Type

Journal Article

Authors

Tracy A Clegg
Anthony Duignan
Mairead B. Doyle
Simon J More
Eamonn Gormley
Margaret Good

Subjects

Veterinary

Topics
specificity veterinary test performance gamma interferon assay ifn assay female mycobacterium bovis cattle diagnosis logistic models interferon gamma male blood sensitivity and specificity epidemiology tuberculin test ireland false positive reactions risk factors false positives animals prevalence interferon ifn isolation purification microbiology disclosure tuberculosis bovine

Identification of risk factors associated with disclosure of false positive bovine tuberculosis reactors using the gamma-interferon (IFNγ) assay (2013)

Abstract The gamma-interferon assay (IFNγ) is often used as an ancillary diagnostic test alongside the tuberculin skin test in order to detect Mycobacterium bovis infected cattle. The performance of the IFNγ test has been evaluated in many countries worldwide and wider usage as a disease surveillance tool is constrained due to the relatively low and inconsistent specificity at a herd and area level. This results in disclosure of a higher proportion of false positive reactors when compared with the skin test. In this study, we used cohorts of animals from low prevalence tuberculosis herds (n = 136) to assess a range of risk factors that might influence the specificity of the test. Univariate and multivariate logistic generalised estimating-equation (GEE) models were used to evaluate potential risk factors associated with a false positive IFNγ test result. In these herds, the univariate model revealed that the region of herd origin, the time of year when the testing was carried out, and the age of the animal were all significant risk factors. In the final multivariate models only animal age and region of herd origin were found to be significant risk factors. A high proportion of herds with multiple IFNγ false positive animals were located in one county, with evidence of within-herd clustering, suggesting a localised source of non-specific sensitization. Knowledge of the underlying factors influencing the IFNγ test specificity could be used to optimize the test performance in different disease level scenarios in order to reduce the disclosure rate of false positive reactors.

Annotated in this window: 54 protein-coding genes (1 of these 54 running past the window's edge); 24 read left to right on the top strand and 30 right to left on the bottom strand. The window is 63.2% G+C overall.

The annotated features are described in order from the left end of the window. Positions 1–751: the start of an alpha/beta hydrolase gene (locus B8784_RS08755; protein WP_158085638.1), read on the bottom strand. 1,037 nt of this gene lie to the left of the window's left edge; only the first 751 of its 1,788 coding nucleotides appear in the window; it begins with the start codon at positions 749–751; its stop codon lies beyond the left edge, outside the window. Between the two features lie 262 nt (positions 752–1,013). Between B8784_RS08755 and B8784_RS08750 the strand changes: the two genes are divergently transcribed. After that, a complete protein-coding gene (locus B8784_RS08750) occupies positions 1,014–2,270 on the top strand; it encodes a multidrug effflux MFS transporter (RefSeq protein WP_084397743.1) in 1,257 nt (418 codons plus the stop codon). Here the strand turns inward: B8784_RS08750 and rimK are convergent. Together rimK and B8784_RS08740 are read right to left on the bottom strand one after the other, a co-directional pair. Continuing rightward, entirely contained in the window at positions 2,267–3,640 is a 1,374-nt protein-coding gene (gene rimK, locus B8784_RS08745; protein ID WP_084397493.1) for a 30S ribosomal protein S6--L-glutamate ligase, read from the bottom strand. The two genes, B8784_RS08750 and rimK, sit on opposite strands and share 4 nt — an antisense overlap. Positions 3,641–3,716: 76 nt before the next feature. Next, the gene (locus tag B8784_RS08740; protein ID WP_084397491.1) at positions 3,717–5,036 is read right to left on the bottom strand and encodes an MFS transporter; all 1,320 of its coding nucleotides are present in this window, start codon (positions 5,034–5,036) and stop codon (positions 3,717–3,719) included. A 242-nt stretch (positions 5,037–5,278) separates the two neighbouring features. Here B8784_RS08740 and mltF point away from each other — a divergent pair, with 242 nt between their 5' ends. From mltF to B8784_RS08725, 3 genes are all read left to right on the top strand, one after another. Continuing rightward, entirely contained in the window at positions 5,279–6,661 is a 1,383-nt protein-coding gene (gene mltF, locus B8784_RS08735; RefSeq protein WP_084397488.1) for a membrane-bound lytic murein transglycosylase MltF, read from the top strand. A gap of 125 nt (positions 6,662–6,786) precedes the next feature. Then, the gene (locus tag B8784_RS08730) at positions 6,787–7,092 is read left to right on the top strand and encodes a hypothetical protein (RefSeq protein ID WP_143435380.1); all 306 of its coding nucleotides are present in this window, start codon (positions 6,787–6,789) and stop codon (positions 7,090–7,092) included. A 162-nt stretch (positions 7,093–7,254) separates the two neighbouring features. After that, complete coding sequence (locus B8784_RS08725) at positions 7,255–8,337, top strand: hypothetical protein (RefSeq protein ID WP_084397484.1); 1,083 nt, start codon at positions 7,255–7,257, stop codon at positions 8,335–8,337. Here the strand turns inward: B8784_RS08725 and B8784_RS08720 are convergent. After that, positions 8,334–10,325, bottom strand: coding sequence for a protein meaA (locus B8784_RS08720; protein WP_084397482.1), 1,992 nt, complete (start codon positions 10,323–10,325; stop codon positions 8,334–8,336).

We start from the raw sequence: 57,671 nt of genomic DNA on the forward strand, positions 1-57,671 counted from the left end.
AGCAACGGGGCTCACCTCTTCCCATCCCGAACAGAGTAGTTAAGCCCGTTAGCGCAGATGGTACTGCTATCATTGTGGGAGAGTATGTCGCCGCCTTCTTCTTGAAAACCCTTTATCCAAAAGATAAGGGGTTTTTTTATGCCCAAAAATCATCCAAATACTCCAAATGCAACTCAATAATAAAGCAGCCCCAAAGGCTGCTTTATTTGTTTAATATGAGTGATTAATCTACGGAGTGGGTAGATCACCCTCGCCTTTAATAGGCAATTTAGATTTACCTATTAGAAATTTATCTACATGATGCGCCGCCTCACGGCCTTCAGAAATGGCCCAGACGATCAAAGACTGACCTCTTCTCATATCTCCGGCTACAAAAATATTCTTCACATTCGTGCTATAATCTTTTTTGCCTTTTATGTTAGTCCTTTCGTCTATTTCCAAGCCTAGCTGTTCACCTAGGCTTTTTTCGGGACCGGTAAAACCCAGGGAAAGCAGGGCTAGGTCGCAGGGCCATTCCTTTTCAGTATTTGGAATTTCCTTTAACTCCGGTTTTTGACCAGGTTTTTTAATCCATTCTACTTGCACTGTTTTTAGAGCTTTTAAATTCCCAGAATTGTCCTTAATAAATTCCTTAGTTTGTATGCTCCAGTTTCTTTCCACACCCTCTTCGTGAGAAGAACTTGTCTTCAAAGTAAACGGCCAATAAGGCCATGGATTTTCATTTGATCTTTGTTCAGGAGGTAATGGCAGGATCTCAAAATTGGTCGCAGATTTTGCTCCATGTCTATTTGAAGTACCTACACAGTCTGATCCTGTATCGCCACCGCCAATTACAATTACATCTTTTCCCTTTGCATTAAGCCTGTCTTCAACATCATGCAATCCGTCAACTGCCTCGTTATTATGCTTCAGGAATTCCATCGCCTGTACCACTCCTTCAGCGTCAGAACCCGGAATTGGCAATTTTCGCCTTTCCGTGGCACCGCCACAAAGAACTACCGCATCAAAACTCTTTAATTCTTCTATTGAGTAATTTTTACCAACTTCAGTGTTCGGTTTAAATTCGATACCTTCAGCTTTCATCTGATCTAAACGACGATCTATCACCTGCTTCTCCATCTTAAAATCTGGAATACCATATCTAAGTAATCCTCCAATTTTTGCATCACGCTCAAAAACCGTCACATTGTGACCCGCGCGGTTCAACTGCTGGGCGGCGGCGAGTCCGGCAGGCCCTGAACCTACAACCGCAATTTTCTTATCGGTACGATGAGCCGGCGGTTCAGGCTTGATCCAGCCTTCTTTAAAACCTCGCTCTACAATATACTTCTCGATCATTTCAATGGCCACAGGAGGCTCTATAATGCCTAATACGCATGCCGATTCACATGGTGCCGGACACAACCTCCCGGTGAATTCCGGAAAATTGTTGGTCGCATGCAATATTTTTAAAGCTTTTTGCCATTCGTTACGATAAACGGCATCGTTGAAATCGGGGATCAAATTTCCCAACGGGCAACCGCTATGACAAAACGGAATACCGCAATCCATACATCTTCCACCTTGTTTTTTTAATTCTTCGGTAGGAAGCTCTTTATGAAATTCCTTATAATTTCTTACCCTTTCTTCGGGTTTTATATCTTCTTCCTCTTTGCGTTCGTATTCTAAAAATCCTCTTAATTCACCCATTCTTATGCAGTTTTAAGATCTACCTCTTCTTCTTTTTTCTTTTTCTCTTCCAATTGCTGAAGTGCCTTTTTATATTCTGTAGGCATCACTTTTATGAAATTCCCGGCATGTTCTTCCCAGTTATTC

Collections Ireland -> University College Dublin -> Veterinary Medicine Research Collection (superseded in 2015)
Ireland -> University College Dublin -> Institutes and Centres
Ireland -> University College Dublin -> College of Agriculture, Food Science and Veterinary Medicine (superseded in 2015)
Ireland -> University College Dublin -> School of Veterinary Medicine (superseded in 2015)
Ireland -> University College Dublin -> Centre for Veterinary Epidemiology and Risk Analysis (CVERA)
Ireland -> University College Dublin -> CVERA Research Collection

Full list of authors on original publication

Tracy A Clegg, Anthony Duignan, Mairead B. Doyle, Simon J More, Eamonn Gormley, Margaret Good

Experts in our system

1
T A Clegg
University College Dublin
Total Publications: 46
 
2
A Duignan
University College Dublin
Total Publications: 7
 
3
Mairead B Doyle
University College Dublin
Total Publications: 8
 
4
S J More
University College Dublin
Total Publications: 171
 
5
E Gormley
University College Dublin
Total Publications: 67
 
6
M Good
University College Dublin
Total Publications: 28